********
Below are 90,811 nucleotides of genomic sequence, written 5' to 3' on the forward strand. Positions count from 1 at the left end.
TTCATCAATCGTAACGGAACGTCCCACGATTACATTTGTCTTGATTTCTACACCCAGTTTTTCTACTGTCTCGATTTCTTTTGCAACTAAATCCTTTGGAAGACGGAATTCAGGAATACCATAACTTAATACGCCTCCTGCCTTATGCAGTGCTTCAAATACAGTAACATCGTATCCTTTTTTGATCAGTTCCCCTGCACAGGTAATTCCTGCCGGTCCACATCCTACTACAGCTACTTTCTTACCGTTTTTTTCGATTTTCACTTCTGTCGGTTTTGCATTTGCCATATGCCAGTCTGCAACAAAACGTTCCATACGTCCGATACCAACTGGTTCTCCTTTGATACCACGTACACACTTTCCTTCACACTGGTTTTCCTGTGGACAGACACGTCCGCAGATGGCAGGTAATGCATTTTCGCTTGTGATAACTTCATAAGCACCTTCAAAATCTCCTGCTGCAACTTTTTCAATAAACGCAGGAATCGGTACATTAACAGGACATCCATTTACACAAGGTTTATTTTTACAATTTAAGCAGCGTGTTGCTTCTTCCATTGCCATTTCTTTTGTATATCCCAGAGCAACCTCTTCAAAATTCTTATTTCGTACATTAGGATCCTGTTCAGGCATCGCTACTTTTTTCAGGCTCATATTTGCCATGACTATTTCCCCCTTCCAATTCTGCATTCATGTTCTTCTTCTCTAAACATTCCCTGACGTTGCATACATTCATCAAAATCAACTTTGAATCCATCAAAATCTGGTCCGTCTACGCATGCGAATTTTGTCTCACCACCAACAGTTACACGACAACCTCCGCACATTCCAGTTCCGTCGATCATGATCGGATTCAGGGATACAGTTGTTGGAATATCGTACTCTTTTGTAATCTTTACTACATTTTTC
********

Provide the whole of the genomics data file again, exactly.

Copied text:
Below are 90,811 nucleotides of genomic sequence, written 5' to 3' on the forward strand. Positions count from 1 at the left end.
TTCATCAATCGTAACGGAACGTCCCACGATTACATTTGTCTTGATTTCTACACCCAGTTTTTCTACTGTCTCGATTTCTTTTGCAACTAAATCCTTTGGAAGACGGAATTCAGGAATACCATAACTTAATACGCCTCCTGCCTTATGCAGTGCTTCAAATACAGTAACATCGTATCCTTTTTTGATCAGTTCCCCTGCACAGGTAATTCCTGCCGGTCCACATCCTACTACAGCTACTTTCTTACCGTTTTTTTCGATTTTCACTTCTGTCGGTTTTGCATTTGCCATATGCCAGTCTGCAACAAAACGTTCCATACGTCCGATACCAACTGGTTCTCCTTTGATACCACGTACACACTTTCCTTCACACTGGTTTTCCTGTGGACAGACACGTCCGCAGATGGCAGGTAATGCATTTTCGCTTGTGATAACTTCATAAGCACCTTCAAAATCTCCTGCTGCAACTTTTTCAATAAACGCAGGAATCGGTACATTAACAGGACATCCATTTACACAAGGTTTATTTTTACAATTTAAGCAGCGTGTTGCTTCTTCCATTGCCATTTCTTTTGTATATCCCAGAGCAACCTCTTCAAAATTCTTATTTCGTACATTAGGATCCTGTTCAGGCATCGCTACTTTTTTCAGGCTCATATTTGCCATGACTATTTCCCCCTTCCAATTCTGCATTCATGTTCTTCTTCTCTAAACATTCCCTGACGTTGCATACATTCATCAAAATCAACTTTGAATCCATCAAAATCTGGTCCGTCTACGCATGCGAATTTTGTCTCACCACCAACAGTTACACGACAACCTCCGCACATTCCAGTTCCGTCGATCATGATCGGATTCAGGGATACAGTTGTTGGAATATCGTACTCTTTTGTAATCTTTACTACATTTTTC